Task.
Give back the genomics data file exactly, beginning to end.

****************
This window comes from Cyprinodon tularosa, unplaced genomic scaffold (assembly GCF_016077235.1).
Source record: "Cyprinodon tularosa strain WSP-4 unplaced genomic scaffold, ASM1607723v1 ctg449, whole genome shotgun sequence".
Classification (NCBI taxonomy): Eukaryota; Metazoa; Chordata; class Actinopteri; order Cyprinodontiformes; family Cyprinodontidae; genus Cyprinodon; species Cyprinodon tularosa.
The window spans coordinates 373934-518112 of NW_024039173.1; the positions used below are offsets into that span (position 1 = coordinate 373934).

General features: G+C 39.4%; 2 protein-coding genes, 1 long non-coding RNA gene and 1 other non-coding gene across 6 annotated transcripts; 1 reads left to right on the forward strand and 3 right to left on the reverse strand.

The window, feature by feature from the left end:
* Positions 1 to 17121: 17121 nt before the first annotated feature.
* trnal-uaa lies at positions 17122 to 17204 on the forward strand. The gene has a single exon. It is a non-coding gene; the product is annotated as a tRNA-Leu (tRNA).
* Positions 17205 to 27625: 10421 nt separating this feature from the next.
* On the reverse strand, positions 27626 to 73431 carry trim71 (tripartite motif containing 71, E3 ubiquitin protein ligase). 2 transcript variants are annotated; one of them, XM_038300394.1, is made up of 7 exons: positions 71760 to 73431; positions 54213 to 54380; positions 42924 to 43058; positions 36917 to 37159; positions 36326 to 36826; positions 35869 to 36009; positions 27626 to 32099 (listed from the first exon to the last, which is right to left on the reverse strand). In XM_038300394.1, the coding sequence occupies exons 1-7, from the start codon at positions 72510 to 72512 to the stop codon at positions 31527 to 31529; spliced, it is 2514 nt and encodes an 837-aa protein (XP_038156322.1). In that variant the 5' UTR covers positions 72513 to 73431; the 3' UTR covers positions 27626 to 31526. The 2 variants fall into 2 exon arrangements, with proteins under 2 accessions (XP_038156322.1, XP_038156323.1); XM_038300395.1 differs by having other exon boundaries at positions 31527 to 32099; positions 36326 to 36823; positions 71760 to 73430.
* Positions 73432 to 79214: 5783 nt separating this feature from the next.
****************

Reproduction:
This window comes from Cyprinodon tularosa, unplaced genomic scaffold (assembly GCF_016077235.1).
Source record: "Cyprinodon tularosa strain WSP-4 unplaced genomic scaffold, ASM1607723v1 ctg449, whole genome shotgun sequence".
Classification (NCBI taxonomy): Eukaryota; Metazoa; Chordata; class Actinopteri; order Cyprinodontiformes; family Cyprinodontidae; genus Cyprinodon; species Cyprinodon tularosa.
The window spans coordinates 373934-518112 of NW_024039173.1; the positions used below are offsets into that span (position 1 = coordinate 373934).

General features: G+C 39.4%; 2 protein-coding genes, 1 long non-coding RNA gene and 1 other non-coding gene across 6 annotated transcripts; 1 reads left to right on the forward strand and 3 right to left on the reverse strand.

The window, feature by feature from the left end:
* Positions 1 to 17121: 17121 nt before the first annotated feature.
* trnal-uaa lies at positions 17122 to 17204 on the forward strand. The gene has a single exon. It is a non-coding gene; the product is annotated as a tRNA-Leu (tRNA).
* Positions 17205 to 27625: 10421 nt separating this feature from the next.
* On the reverse strand, positions 27626 to 73431 carry trim71 (tripartite motif containing 71, E3 ubiquitin protein ligase). 2 transcript variants are annotated; one of them, XM_038300394.1, is made up of 7 exons: positions 71760 to 73431; positions 54213 to 54380; positions 42924 to 43058; positions 36917 to 37159; positions 36326 to 36826; positions 35869 to 36009; positions 27626 to 32099 (listed from the first exon to the last, which is right to left on the reverse strand). In XM_038300394.1, the coding sequence occupies exons 1-7, from the start codon at positions 72510 to 72512 to the stop codon at positions 31527 to 31529; spliced, it is 2514 nt and encodes an 837-aa protein (XP_038156322.1). In that variant the 5' UTR covers positions 72513 to 73431; the 3' UTR covers positions 27626 to 31526. The 2 variants fall into 2 exon arrangements, with proteins under 2 accessions (XP_038156322.1, XP_038156323.1); XM_038300395.1 differs by having other exon boundaries at positions 31527 to 32099; positions 36326 to 36823; positions 71760 to 73430.
* Positions 73432 to 79214: 5783 nt separating this feature from the next.